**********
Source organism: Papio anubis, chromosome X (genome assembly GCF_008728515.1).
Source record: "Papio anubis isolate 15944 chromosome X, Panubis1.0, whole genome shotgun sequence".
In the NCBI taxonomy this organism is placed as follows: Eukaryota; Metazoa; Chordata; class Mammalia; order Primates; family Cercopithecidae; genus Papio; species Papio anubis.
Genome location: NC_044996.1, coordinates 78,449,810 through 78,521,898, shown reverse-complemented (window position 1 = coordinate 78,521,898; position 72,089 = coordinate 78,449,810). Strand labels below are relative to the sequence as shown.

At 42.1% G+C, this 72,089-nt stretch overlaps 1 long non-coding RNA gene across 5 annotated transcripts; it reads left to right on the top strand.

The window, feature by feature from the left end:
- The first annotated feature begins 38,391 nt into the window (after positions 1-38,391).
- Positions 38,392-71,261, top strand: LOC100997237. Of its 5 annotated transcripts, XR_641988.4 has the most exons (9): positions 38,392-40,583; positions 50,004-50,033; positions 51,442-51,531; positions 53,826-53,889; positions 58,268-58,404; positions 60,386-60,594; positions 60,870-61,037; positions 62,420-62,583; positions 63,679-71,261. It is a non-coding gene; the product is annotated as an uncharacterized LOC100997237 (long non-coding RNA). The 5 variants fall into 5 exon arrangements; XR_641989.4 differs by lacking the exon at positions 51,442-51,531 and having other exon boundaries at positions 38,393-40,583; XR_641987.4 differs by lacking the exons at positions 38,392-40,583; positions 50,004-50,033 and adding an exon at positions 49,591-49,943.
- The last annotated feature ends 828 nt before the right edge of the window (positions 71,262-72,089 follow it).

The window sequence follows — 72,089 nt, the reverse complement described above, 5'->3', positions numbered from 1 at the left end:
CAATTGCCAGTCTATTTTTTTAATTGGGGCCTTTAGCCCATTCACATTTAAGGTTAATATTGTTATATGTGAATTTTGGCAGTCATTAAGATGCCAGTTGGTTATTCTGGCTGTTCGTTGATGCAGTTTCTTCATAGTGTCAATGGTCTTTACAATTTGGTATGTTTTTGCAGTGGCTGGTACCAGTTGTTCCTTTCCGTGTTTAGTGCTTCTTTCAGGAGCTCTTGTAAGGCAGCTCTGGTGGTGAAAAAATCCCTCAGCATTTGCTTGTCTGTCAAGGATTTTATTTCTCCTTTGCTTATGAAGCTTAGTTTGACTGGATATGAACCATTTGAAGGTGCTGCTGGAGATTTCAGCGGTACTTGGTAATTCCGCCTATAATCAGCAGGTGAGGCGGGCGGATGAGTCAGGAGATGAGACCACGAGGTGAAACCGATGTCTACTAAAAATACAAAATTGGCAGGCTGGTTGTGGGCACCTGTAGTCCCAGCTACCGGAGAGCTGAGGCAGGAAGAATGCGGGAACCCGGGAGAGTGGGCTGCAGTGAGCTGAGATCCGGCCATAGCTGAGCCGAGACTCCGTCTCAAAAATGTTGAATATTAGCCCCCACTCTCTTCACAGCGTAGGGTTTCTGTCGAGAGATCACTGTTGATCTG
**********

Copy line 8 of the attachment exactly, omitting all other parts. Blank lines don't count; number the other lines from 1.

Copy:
- Positions 38,392-71,261, top strand: LOC100997237. Of its 5 annotated transcripts, XR_641988.4 has the most exons (9): positions 38,392-40,583; positions 50,004-50,033; positions 51,442-51,531; positions 53,826-53,889; positions 58,268-58,404; positions 60,386-60,594; positions 60,870-61,037; positions 62,420-62,583; positions 63,679-71,261. It is a non-coding gene; the product is annotated as an uncharacterized LOC100997237 (long non-coding RNA). The 5 variants fall into 5 exon arrangements; XR_641989.4 differs by lacking the exon at positions 51,442-51,531 and having other exon boundaries at positions 38,393-40,583; XR_641987.4 differs by lacking the exons at positions 38,392-40,583; positions 50,004-50,033 and adding an exon at positions 49,591-49,943.